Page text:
By Michael Marley
If there has been a familiar face on the Las Vegas boxing scene for the past 33 years, it's been that of Bob Halloran.
Halloran, who helped make a young fighter named Cassius Clay a household name when they both worked in Miami (Halloran as local CBS sportscaster), toiled in the entertainment and sports realm for Caesars World for a decade. Then the Robert Redford lookalike switched over to work for casino mogul Steve Wynn for a dozen years at The Mirage.
"Now I've been with Richard Sturm at the MGM Grand and Mandalay Bay (MGM Resoirts International) for many years. All in all, I think I've been part of over 250 world championship bouts and shows with all the big promoters."
Now Halloran is all pumped up about the MGM Grand hosting the May 7 Sugar Shane Mosley-Manny Pacquiao show, which he said was a legitimate sellout in one full hour.
"I like Manny very much. I got to know him on some of the media tours, on the plane when he has some private time. If there is a bad side to Manny, I don't know it. He's very humble, very caring to the people around him. And nobody acts as his mouthpiece, he speaks for himself.
"He's got Michael (Koncz), who is rarely quoted, rarely does interviews and works very hard. And Manny's got the biggest entourage, bigger than Ali's, so much so that he has to rent out commercial aircraft to go to Dallas for a fight. But the guys around Manny, they don't speak for him, he speaks for himself. I think that's another reason the public likes him so much."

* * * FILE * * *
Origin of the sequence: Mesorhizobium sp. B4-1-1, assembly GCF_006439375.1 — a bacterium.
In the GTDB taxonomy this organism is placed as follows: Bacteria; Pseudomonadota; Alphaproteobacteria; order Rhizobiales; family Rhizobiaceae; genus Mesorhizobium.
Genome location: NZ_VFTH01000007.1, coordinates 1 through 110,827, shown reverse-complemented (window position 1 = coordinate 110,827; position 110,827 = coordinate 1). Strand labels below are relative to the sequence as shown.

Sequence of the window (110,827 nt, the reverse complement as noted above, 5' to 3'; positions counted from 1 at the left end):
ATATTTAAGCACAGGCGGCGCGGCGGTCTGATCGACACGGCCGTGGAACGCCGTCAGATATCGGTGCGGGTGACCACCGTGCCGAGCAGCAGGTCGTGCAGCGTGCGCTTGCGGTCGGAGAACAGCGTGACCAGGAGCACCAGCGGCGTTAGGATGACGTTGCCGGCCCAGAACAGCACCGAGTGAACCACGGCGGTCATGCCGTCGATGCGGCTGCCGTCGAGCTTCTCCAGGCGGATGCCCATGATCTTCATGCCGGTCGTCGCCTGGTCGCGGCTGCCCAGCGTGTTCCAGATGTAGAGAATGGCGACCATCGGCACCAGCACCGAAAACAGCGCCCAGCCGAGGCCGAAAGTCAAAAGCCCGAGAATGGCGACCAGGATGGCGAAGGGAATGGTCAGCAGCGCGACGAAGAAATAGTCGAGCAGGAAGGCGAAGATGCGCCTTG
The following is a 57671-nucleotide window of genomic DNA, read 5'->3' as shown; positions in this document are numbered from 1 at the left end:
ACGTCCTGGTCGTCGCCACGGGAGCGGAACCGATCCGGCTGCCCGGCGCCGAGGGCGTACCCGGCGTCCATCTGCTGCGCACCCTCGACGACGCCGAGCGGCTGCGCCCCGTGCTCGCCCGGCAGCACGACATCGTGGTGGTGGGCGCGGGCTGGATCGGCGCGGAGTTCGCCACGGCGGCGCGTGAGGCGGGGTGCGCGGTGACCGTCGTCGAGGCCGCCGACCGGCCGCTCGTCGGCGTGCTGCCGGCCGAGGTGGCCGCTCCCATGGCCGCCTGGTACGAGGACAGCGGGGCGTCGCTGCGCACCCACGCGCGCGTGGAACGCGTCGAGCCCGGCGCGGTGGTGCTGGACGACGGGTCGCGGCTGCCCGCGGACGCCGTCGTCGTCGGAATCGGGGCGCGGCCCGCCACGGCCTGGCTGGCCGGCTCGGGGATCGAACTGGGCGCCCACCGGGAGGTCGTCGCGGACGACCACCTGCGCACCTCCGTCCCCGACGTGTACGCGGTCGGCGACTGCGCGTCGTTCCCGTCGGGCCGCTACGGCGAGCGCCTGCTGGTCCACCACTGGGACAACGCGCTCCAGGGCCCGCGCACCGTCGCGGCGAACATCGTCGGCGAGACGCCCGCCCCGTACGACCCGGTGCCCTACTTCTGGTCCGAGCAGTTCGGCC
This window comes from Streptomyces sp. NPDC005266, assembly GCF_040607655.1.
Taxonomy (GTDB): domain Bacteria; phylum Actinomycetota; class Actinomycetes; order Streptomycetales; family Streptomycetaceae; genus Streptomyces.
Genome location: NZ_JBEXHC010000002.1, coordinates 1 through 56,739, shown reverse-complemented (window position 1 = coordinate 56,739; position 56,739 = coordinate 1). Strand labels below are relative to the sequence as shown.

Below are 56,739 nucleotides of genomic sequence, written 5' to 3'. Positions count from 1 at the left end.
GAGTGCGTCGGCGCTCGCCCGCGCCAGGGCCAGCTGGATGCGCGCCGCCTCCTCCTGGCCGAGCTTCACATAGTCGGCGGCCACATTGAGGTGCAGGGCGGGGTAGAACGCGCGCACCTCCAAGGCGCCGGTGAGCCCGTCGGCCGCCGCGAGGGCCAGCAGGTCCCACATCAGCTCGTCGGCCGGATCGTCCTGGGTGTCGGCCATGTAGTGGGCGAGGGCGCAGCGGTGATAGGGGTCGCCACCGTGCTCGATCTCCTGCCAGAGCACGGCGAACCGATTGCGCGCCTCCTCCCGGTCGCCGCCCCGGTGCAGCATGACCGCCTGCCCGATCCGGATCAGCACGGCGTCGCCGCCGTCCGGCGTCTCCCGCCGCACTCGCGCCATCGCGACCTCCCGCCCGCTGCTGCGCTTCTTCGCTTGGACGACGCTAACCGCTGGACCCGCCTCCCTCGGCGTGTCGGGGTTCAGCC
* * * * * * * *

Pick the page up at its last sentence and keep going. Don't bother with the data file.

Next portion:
Halloran had a recent personal experience which underlined for him how Pacquaio's popularity has gone way beyond the boxer's Filipino and Filipino-American core.
"I went to a new dentist in Palm Springs, where I live, and the guy was a young, Armenian fellow said he said on my chart that I work in Vegas. We started talking and he said, 'I would give anything to be able to see Manny Pacquiao fight.'
"There's a real fascination with Manny now. He's become the kind of popular guy that Oscar De La Hoya was. If I mention six or seven fighters, I would be lucky to find that the average guy on the street knows any of them. The same average guy on the street, well all those guys know about Pacquiao," Halloran said.
"Pacquiao has taken the mantle of a Joe Louis, of Muhammad Ali, Larry Holmes or Sugar Ray Leonard, as the one fighter that the general public really knows."
As befits a lifelong betting man, one of Halloran's public chores when hosting a big event boxing card is to pass along the latest line on who the sports book favors.
Pacquiao remains a prohibitive favorite, minus $8.50 two days ago, Halloran said. He said if you were betting Mosley to win, the line was a plus $5.50.
"I guess they're betting on Manny because he was at minus $7.00 and zoomed up to minus $8.50," Halloran said.
In his three decades on The Strip, Halloran has spent a lot of time around Sugar Shane. But he is not sure what the future Hall Of Famer has left in his tank at age 39.
"Go figure Shane," Halloran said. "He beat Oscar twice when Oscar was in his prime. But then he goes and loses to guys you would think he would not lose to (Vernon Forrest, Winky Wright). So Shane is very difficult to figure out.
"But I think Shane will do what has so many times before and that is get up for the big name opponent. There's no bigger name opponent for Shane now than Manny."
Halloran is an optimistic sort and he still thinks Floyd Mayweather Jr.-Pacquiao can be put together for the autumn.
And, the man who informed Clay on camera that he'd just been drafted and might be Vietnam bound, said, boxing needs the excitement.
"You ask me if boxing needs that fight and I say, boxing doesn't need that one fight so much. What it really needs is a trilogy, three fights, with Floyd against Manny, the two biggest superstars in the game.
"That's what boxing needs. It needs that bigtime."